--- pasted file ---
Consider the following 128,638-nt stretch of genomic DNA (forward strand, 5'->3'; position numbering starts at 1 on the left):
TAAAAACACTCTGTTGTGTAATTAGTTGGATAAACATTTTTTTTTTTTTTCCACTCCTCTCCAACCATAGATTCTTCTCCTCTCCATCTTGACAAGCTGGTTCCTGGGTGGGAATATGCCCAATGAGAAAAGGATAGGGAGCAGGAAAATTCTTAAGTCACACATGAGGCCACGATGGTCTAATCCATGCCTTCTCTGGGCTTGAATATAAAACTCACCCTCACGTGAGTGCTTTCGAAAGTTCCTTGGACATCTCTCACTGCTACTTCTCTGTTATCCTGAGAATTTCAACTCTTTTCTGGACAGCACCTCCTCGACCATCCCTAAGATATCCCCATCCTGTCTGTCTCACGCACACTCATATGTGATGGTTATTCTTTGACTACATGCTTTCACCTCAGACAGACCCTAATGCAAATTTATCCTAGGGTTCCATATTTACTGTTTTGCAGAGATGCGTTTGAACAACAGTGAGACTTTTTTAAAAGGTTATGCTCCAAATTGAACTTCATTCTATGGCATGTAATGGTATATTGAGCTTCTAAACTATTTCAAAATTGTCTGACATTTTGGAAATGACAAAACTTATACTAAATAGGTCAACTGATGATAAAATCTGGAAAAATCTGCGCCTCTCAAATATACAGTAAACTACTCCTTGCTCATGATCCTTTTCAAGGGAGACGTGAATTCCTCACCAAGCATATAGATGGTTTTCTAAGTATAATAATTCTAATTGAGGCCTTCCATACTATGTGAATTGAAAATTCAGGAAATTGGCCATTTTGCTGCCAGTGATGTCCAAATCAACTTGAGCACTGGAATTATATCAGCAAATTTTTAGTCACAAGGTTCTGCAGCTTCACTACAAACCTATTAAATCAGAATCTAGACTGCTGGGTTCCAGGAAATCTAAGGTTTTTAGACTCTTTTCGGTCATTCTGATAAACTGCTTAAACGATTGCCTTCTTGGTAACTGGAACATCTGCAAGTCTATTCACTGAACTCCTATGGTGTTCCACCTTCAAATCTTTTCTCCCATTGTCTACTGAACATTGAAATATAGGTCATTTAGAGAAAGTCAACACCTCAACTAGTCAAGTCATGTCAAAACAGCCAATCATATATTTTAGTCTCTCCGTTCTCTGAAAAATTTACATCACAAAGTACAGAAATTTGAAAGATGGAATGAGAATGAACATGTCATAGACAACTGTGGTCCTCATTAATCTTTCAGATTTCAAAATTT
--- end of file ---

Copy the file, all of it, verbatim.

Consider the following 128,638-nt stretch of genomic DNA (forward strand, 5'->3'; position numbering starts at 1 on the left):
TAAAAACACTCTGTTGTGTAATTAGTTGGATAAACATTTTTTTTTTTTTTCCACTCCTCTCCAACCATAGATTCTTCTCCTCTCCATCTTGACAAGCTGGTTCCTGGGTGGGAATATGCCCAATGAGAAAAGGATAGGGAGCAGGAAAATTCTTAAGTCACACATGAGGCCACGATGGTCTAATCCATGCCTTCTCTGGGCTTGAATATAAAACTCACCCTCACGTGAGTGCTTTCGAAAGTTCCTTGGACATCTCTCACTGCTACTTCTCTGTTATCCTGAGAATTTCAACTCTTTTCTGGACAGCACCTCCTCGACCATCCCTAAGATATCCCCATCCTGTCTGTCTCACGCACACTCATATGTGATGGTTATTCTTTGACTACATGCTTTCACCTCAGACAGACCCTAATGCAAATTTATCCTAGGGTTCCATATTTACTGTTTTGCAGAGATGCGTTTGAACAACAGTGAGACTTTTTTAAAAGGTTATGCTCCAAATTGAACTTCATTCTATGGCATGTAATGGTATATTGAGCTTCTAAACTATTTCAAAATTGTCTGACATTTTGGAAATGACAAAACTTATACTAAATAGGTCAACTGATGATAAAATCTGGAAAAATCTGCGCCTCTCAAATATACAGTAAACTACTCCTTGCTCATGATCCTTTTCAAGGGAGACGTGAATTCCTCACCAAGCATATAGATGGTTTTCTAAGTATAATAATTCTAATTGAGGCCTTCCATACTATGTGAATTGAAAATTCAGGAAATTGGCCATTTTGCTGCCAGTGATGTCCAAATCAACTTGAGCACTGGAATTATATCAGCAAATTTTTAGTCACAAGGTTCTGCAGCTTCACTACAAACCTATTAAATCAGAATCTAGACTGCTGGGTTCCAGGAAATCTAAGGTTTTTAGACTCTTTTCGGTCATTCTGATAAACTGCTTAAACGATTGCCTTCTTGGTAACTGGAACATCTGCAAGTCTATTCACTGAACTCCTATGGTGTTCCACCTTCAAATCTTTTCTCCCATTGTCTACTGAACATTGAAATATAGGTCATTTAGAGAAAGTCAACACCTCAACTAGTCAAGTCATGTCAAAACAGCCAATCATATATTTTAGTCTCTCCGTTCTCTGAAAAATTTACATCACAAAGTACAGAAATTTGAAAGATGGAATGAGAATGAACATGTCATAGACAACTGTGGTCCTCATTAATCTTTCAGATTTCAAAATTT